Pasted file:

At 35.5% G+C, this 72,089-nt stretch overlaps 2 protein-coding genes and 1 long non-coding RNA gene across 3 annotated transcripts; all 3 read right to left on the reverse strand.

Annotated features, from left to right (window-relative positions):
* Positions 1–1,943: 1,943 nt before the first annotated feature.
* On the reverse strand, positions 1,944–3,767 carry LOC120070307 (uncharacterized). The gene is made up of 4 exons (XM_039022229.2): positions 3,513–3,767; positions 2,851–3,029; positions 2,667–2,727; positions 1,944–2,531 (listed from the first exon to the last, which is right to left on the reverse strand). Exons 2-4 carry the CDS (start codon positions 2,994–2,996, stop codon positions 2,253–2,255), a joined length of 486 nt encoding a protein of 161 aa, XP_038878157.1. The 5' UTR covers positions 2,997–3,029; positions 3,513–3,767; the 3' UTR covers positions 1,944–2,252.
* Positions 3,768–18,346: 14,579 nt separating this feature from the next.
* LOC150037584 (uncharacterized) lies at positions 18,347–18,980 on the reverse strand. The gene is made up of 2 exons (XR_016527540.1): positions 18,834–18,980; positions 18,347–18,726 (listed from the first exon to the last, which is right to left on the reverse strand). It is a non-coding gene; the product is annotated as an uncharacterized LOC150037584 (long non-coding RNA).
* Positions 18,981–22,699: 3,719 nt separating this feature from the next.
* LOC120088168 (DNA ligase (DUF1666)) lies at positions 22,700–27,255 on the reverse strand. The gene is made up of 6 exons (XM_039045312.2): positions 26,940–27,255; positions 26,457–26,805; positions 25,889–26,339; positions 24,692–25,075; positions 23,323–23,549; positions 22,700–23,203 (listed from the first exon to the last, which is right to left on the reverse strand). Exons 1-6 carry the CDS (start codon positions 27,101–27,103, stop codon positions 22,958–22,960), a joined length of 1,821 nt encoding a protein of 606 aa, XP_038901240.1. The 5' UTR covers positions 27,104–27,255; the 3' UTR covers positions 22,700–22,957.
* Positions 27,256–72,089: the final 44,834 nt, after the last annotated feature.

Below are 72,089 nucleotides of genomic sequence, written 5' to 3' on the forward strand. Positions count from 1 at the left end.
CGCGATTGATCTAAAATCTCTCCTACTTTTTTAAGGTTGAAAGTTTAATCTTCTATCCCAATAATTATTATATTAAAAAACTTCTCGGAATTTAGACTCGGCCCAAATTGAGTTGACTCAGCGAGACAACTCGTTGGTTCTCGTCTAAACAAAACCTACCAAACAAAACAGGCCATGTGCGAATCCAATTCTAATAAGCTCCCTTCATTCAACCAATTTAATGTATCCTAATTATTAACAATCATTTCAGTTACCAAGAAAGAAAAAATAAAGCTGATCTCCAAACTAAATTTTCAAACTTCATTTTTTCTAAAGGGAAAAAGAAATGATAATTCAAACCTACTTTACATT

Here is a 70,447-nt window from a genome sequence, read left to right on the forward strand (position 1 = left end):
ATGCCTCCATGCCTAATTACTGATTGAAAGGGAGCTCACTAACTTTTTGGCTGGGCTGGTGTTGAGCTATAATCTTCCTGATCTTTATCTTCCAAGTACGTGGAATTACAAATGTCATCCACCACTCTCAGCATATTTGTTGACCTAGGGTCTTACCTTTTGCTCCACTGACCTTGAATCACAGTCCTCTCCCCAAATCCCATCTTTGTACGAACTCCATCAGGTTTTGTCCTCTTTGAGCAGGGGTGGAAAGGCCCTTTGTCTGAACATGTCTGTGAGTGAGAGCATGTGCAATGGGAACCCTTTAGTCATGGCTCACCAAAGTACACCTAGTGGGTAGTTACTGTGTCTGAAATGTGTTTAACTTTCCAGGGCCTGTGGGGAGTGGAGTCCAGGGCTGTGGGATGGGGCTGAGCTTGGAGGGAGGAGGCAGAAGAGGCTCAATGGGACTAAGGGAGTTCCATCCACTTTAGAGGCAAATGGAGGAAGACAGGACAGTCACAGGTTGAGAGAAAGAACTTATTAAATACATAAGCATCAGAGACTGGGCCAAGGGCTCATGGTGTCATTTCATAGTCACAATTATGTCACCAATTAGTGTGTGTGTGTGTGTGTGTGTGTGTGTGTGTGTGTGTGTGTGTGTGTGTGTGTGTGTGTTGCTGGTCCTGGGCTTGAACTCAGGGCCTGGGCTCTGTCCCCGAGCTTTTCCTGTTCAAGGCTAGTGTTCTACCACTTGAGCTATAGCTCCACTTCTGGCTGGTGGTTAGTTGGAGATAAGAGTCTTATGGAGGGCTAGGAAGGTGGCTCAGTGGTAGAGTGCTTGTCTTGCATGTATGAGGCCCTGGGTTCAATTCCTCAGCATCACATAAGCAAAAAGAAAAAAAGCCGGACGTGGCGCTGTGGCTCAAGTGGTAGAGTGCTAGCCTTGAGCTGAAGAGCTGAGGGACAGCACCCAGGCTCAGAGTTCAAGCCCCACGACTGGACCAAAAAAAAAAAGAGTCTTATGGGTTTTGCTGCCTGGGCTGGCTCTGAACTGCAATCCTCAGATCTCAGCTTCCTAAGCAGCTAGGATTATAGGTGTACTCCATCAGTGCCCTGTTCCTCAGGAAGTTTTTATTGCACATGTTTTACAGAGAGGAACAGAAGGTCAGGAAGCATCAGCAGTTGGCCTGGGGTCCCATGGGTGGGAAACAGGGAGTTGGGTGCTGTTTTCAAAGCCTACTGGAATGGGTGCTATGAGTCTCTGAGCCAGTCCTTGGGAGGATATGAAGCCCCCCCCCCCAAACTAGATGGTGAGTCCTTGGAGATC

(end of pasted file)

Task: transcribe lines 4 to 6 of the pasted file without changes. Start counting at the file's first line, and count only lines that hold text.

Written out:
* On the reverse strand, positions 1,944–3,767 carry LOC120070307 (uncharacterized). The gene is made up of 4 exons (XM_039022229.2): positions 3,513–3,767; positions 2,851–3,029; positions 2,667–2,727; positions 1,944–2,531 (listed from the first exon to the last, which is right to left on the reverse strand). Exons 2-4 carry the CDS (start codon positions 2,994–2,996, stop codon positions 2,253–2,255), a joined length of 486 nt encoding a protein of 161 aa, XP_038878157.1. The 5' UTR covers positions 2,997–3,029; positions 3,513–3,767; the 3' UTR covers positions 1,944–2,252.
* Positions 3,768–18,346: 14,579 nt separating this feature from the next.
* LOC150037584 (uncharacterized) lies at positions 18,347–18,980 on the reverse strand. The gene is made up of 2 exons (XR_016527540.1): positions 18,834–18,980; positions 18,347–18,726 (listed from the first exon to the last, which is right to left on the reverse strand). It is a non-coding gene; the product is annotated as an uncharacterized LOC150037584 (long non-coding RNA).